To find TCP connections to C2 IP address by rundll32.exe we can use “Socket Connect” events. To narrow down false positives we can use the source process name “rundll.exe” with list of C2 addresses in the RemoteIP field. The following query can be used to find these events. Note that this will only detect connections to IPs associated with known C2 associated with the analyzed campaign.

 

Type:"Socket Connect" AND Source.Process.Name: rundll32.exe AND Source.Process.Parent.Path:"cmd.exe"  AND RemoteIP:(207.154.202.192 OR 164.92.176.20 OR 104.223.118.70 OR 176.31.136.228 OR 185.150.117.221 OR 193.27.14.250 OR 45.66.248.244 OR 45.66.249.26 OR 5.199.168.125 OR 5.2.70.56 OR 64.44.102.45 OR 66.63.188.146 OR  79.110.52.32 OR 85.239.52.115 OR 85.239.52.70 OR 85.239.55.238 OR 91.238.50.123)

 

 

 

 

As highlighted above, IcedID uses a Windows batch file to execute and load its main malicious dll file. We can identify Process Creation events for cmd.exe executing specific bat file names taken from two recent IcedID samples using the following query. Note that this will only capture the analyzed campaign and may not detect new variants.

 

 Type:"Process Creation" AND Source.Process.Name:"explorer.exe" AND Target.Process.File.Name:cmd.exe AND Target.Process.CommandLine:(caption.bat OR hanging.bat)

 

 

 

 

On execution, the IcedID bat file will spawn a rundll32.exe process with the malicious IcedID dll file name and function name within the command line arguments. This information will be captured  in Process Creation events where the target process is “rundll32.exe” and the command line for the target process is <hidden_folder>\<malicious_file.dll>,<function_name>. The following query will return associated Process Creation events for the samples analyzed in this article:

 

Type:"Process Creation" AND Target.Process.Name:"rundll32.exe" AND Target.Process.CommandLine:("#1")

 

 

 

 

Since the malware tries the malicious dll file from the mounted iso file. We can create a query for “Library Load” events where rundll.exe file tries to load a dll file from a removable volume. This is typically anomalous behavior but may generate FP alerts where software is run directly from USB or other removable media as part of core business functions. This can be achieved by following query:

 

Type:"Library Loaded" AND Source.Process.Name:"rundll32.exe"  AND Target.Executable.File.VolumeType:"Removable" AND Target.Executable.File.Ext:dll

 

 

 

 

 

MITRE ATT&CK

Initial Access – TA001

Technique ID

Technique Description

Observed Activity

T1566.001

Phishing: Spearphishing Attachment

Actor sends phishing email with malicious iso file to the victim to gain access to the victim system.

 

Execution – TA002

Technique ID

Technique Description

Observed Activity

T1204.002

User Execution: Malicious File

In case of IcedID the user is tricked in to opening the .lnk file in the iso image by changing the logo of the shortcut to look like a folder.

 


Defense Evasion - TA0005

Technique ID

Technique Description

Observed Activity

T1620

Reflective Code Loading

The bat file in the iso file package loads the malicious dll file using rundll32.exe process, which then reflectively loads the final payload. This loaded payload then communicates with C2.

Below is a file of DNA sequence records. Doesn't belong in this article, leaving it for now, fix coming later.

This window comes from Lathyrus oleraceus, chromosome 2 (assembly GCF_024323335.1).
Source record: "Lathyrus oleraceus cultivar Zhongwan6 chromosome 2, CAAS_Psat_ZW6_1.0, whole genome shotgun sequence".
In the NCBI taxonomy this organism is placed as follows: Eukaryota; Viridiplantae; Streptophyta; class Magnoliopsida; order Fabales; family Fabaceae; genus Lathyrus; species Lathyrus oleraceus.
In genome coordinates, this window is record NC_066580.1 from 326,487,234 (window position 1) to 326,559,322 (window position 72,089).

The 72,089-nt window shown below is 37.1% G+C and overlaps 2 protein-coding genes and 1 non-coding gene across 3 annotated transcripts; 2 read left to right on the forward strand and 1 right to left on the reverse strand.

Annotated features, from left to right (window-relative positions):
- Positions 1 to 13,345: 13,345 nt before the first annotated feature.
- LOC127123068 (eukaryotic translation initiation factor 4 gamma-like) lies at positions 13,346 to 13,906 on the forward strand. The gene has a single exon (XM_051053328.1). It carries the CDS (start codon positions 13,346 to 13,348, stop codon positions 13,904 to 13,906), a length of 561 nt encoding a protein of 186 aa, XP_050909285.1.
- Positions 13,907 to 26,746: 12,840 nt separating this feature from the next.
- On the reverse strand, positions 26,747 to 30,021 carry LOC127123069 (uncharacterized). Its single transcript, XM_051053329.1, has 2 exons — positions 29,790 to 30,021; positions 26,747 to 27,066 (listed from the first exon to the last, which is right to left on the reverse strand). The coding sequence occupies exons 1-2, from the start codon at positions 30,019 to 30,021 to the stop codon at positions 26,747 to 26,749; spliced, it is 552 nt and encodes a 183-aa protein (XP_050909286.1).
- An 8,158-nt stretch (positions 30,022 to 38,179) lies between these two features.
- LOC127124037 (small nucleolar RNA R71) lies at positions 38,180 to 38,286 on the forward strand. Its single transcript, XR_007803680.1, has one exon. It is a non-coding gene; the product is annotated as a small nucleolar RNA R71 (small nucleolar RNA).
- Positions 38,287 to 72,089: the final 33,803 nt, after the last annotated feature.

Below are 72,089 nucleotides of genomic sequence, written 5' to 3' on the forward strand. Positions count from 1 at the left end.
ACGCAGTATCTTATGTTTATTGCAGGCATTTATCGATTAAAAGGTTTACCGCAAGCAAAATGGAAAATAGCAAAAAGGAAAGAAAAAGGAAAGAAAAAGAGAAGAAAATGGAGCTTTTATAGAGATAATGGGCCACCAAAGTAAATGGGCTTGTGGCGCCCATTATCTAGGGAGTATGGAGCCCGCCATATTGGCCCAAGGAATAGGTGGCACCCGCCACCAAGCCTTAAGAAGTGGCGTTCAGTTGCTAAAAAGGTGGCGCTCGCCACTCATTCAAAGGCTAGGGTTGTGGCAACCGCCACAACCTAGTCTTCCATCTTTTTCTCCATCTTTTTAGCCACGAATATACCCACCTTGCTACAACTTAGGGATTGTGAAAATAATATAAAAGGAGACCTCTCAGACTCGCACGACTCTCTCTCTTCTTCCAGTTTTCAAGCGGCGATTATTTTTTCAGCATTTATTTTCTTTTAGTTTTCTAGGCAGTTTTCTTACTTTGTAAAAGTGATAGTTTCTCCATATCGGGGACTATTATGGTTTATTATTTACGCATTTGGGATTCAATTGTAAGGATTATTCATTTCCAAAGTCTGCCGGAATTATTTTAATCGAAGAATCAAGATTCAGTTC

T1027.002

Obfuscated Files or Information: Software Packing

PE dll file has an executable sections (e.g. .QUUa, .ecEk, .tre, .hyt) with high entropy which is very likely to contain packed code

T1027

Obfuscated Files or Information

The bat file in the iso package is obfuscated so that user should not easily find out what commands are run by the batch file.

T1218.011

System Binary Proxy Execution: Rundll32

Malware runs a dll by using rundll32.exe to do proxy execution of malicious code. This is done to avoid triggering of security products.  In this case name of dll file is tempting.dll and function called is #1.

 

Command and Control - TA0011

Technique ID

Technique Description

Observed Activity

T1071

Application Layer Protocol

The malicious dll file connects to C2 using HTTPS protocol. Connections are made to dedicated malicious domains rather than compromised infrastructure.

 

IOCs (Indicators of Compromise)

Indicator Description

Indicator

Indicator Type

Associated Tactic

Notes

First

Observed

C2 IP

207[.]154[.]202[.]192

IP Address

Command and Control

This C2 IP was contacted by IcedID malware following execution of the dll payload.

2022-09-01

C2 IP

164[.]92[.]176[.]20

IP Address

Command and Control

This C2 IP was contacted by IcedID malware following execution of the dll payload.

2022-09-05

C2 Domain

Lionafuyesas[.]com

Domain

Command and Control

 

This Domain was contacted by IcedID malware following execution of the dll payload.

2022-08-31

C2 Domain

academfleedalas[.]com

Domain

Command and Control

 

This Domain was contacted by IcedID malware following execution of the dll payload.

2022-09-06

SHA1 Hash

013e93e953baf32d993b31e647dd359320326aed

SHA1 Hash

 

Execution

 

Malware iso file hash

2022-08-31

SHA1 Hash

c2231a853f5ad9b4d2da37d8fa27b251a6dea46c

SHA1 Hash

 

Execution

 

Malware iso file hash

2022-09-06

SHA1 Hash

022964897584502a0d3926fce3daf2bf84cef524

SHA1 Hash

 

Execution

 

Malware lnk file hash

2022-09-12

SHA1 Hash

8e38e658660edd09feb819ac10a7308aea9678ea

SHA1 Hash

 

Execution

 

Malware lnk file hash

2022-09-06

SHA1 Hash

a83fc75e022ae45273cda2922018e4e5d7b9424f

SHA1 Hash

 

Execution

 

Batch file executed by Malware through lnk file

2022-09-12

SHA1 Hash

cb32d80822b3a8700b225197ccb7f9f1a24a7387

SHA1 Hash

 

Execution

 

Batch file executed by Malware through lnk file

2022-09-06

SHA1 Hash

aa825123593da665b6fcaba65d5a9ee7fa8288bb

SHA1 Hash

 

Execution

 

dll file loaded by Batch file using Rundll32.exe

2022-08-31

SHA1 Hash

92be0f6f6009cf96c0e01186459ae58b02b7c62c

SHA1 Hash

 

Execution

 

dll file loaded by Batch file using Rundll32.exe

2022-09-12

 

 

[1] https://attack.mitre.org/techniques/T1553/005/

[2] https://attack.mitre.org/techniques/T1566/001/

[3] https://www.fortinet.com/blog/threat-research/spoofed-invoice-drops-iced-id